The Nationalization Option

You might think that having anted up $173 billion
of our own money, we taxpayers would have some leverage at AIG, now
that we own 80 percent of the shares. You might think that when chief
executive Edward Liddy, a holdover appointee of Hank Paulson's, told
Treasury Secretary Tim Geithner that he had just mailed $165 million of
our money as bonuses
to the geniuses at the firm's financial products unit -- who probably
did more on a per-banker basis to destroy global capitalism than any
other kindred group -- that Geithner, upon hearing this news, would
have responded, "Liddy, you're fired."

But Geithner's indulgence of bankers' indulgences is fast becoming
the Obama administration's Achilles' heel. The AIG debacle is the
latest in a series of bewildering Geithner decisions that threaten to
undermine the administration's efforts to restart the economy. So long
as it's Be Kind to Bankers Week at Treasury -- and we've had eight
straight such weeks since the president was inaugurated -- American
banking, and the economy it is supposed to serve, will remain
paralyzed. The Geithner plan to restart the banks provides huge
taxpayer subsidies to hedge funds, investment banks and private equity
companies to buy the banks' toxic assets without really having to
assume the risk. That's right -- the same Wall Street wizards who got
us into this mess, using the same securitization techniques that built
mountains of debt within a shadow financial system that remains
unregulated, are the saviors whom Geithner has anointed to extricate us
-- with our capital, not theirs -- from the mess that they created.

A more plausible solution would be for the government to assume
control of those banks that are insolvent, as it routinely does when
banks go under. It could then install new management, wipe out the
shareholders, take the devalued assets off the banks' books, restart
lending and restore the banks to private control at a modest profit for
the taxpayers. There may be reasons that Geithner's plan makes more
sense than this one, but if they exist, Geithner has failed to explain

It's certainly not because Americans are dead set against bank nationalization: A Newsweek poll this month found that 56 percent of respondents supported it. Hell, Alan Greenspan supports it.
But Geithner seems unable to imagine a banking system not run by its
current leaders or owned by its current shareholders or engaged in the
same arcane securitization practices that led to its collapse. An
administration that is busily creating alternatives to our health-care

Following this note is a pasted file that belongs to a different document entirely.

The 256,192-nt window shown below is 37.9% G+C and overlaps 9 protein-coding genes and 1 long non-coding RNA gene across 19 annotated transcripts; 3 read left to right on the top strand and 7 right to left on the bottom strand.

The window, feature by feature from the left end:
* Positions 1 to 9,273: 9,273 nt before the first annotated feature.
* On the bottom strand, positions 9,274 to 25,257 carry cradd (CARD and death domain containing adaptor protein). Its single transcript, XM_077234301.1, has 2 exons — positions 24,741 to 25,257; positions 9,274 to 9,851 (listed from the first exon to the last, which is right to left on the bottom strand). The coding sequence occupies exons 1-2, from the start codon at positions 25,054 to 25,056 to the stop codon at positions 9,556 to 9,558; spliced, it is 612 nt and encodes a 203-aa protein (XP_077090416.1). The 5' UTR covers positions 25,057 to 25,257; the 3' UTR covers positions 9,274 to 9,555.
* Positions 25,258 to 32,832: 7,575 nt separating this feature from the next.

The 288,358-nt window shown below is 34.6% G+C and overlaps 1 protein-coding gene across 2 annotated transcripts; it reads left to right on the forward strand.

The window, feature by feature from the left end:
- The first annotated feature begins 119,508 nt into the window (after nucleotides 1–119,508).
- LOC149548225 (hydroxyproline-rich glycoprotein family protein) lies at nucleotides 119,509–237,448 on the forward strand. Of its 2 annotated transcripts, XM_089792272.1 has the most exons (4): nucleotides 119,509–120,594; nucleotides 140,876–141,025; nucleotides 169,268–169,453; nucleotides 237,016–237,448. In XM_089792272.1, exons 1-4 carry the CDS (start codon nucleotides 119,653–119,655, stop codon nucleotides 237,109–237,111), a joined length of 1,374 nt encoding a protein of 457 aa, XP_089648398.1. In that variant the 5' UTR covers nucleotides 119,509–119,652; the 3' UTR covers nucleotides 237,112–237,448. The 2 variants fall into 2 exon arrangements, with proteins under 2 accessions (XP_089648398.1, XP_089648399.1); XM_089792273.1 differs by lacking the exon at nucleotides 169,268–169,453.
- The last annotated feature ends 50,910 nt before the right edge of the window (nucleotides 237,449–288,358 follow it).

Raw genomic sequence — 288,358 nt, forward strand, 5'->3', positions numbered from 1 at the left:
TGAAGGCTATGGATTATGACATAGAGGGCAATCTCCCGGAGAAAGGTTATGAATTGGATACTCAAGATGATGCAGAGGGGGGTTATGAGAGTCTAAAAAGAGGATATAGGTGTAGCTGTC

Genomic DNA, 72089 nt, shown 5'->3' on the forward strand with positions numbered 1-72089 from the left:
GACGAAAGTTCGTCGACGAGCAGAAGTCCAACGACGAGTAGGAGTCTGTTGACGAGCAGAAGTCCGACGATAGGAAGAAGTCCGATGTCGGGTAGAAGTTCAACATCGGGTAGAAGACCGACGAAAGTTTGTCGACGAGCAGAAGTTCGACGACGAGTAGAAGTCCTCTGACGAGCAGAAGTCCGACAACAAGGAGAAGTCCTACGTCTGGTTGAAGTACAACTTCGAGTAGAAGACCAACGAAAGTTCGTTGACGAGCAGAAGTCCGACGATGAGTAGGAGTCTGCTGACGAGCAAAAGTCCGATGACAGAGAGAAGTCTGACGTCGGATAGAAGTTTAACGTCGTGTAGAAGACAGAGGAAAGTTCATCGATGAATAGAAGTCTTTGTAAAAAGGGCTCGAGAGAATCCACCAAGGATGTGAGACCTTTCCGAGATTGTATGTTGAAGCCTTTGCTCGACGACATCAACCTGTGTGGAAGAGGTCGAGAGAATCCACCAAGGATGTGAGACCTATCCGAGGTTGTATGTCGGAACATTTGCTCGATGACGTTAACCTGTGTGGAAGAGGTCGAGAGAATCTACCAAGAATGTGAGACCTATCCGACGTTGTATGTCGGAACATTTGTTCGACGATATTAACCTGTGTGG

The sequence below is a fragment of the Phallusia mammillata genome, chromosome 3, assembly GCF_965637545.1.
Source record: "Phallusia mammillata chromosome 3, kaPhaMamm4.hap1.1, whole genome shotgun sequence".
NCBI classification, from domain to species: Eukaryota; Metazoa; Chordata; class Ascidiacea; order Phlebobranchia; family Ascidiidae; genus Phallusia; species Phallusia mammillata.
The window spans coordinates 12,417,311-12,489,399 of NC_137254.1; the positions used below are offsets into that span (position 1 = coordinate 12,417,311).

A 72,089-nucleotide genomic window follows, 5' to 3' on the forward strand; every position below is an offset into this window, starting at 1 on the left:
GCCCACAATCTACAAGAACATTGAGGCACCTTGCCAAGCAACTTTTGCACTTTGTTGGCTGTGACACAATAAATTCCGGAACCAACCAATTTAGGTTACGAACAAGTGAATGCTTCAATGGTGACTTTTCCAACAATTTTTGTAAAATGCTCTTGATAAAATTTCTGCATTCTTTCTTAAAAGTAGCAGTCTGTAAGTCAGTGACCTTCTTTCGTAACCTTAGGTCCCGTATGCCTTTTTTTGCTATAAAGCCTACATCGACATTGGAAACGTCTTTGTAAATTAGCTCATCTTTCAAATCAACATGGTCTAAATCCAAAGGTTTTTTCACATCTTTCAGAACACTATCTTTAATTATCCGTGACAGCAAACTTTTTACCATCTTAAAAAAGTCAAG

system and our energy policies is being dragged down by a Treasury
secretary who cannot conceive of an alternative to our catastrophic
system of banking.

Fortunately, Geithner is not the only public servant grappling with
banking's daily outrages. In the Senate, Vermont's Bernie Sanders,
joined by Illinois' Dick Durbin, has introduced a bill to cap the
interest rates on credit cards. Even as banks are borrowing funds from
the Fed interest-free and are counting on taxpayer largess to keep them
from going bust, they are still charging usurious rates of interest. In
2007, the Demos Foundation found
that one-third of credit card holders were paying rates in excess of 20
percent, in some cases as high as 41 percent, and the rates have not
dropped notably since then.

Once, states were able to regulate their banks' rates, but in 1978 the Supreme Court ruled
that banks operating nationwide could charge whatever they wished if
they moved their operations to states that had no usury laws, such as
South Dakota. Shortly thereafter, Citigroup moved its credit card
headquarters to South Dakota, and, as we know, Americans began
funneling more and more of their money to the banks. Sanders's bill would cap interest rates at 15 percent, which is the same rate cap that Congress set 30 years ago for federal credit unions.

In 1991, New York Republican Alphonse D'Amato authored a bill
to cap credit card rates at 14 percent. It passed the Senate 74 to 19,
but died in the House. Today, as populist rage at the banks rises,
Congress and the administration should be racing to pass the Sanders

Sanders and Durbin have two things that Tim Geithner sorely lacks: a
capacity to envision a less predatory, more salutary form of banking
and a determination to enact such reforms. No one expects Tim Geithner
to become a born-again populist, but is it asking too much of him that
he come up with a plan that doesn't throw our money at the same bankers
engaged in the same old practices that brought us to this pass? Is it
too much to ask that he nationalize the insolvent banks and stop
shoring up a bankrupt system?

Join Us: News for people demanding a better world

Common Dreams is powered by optimists who believe in the power of informed and engaged citizens to ignite and enact change to make the world a better place.

We're hundreds of thousands strong, but every single supporter makes the difference.

Your contribution supports this bold media model—free, independent, and dedicated to reporting the facts every day. Stand with us in the fight for economic equality, social justice, human rights, and a more sustainable future. As a people-powered nonprofit news outlet, we cover the issues the corporate media never will. Join with us today!

© 2023 Washington Post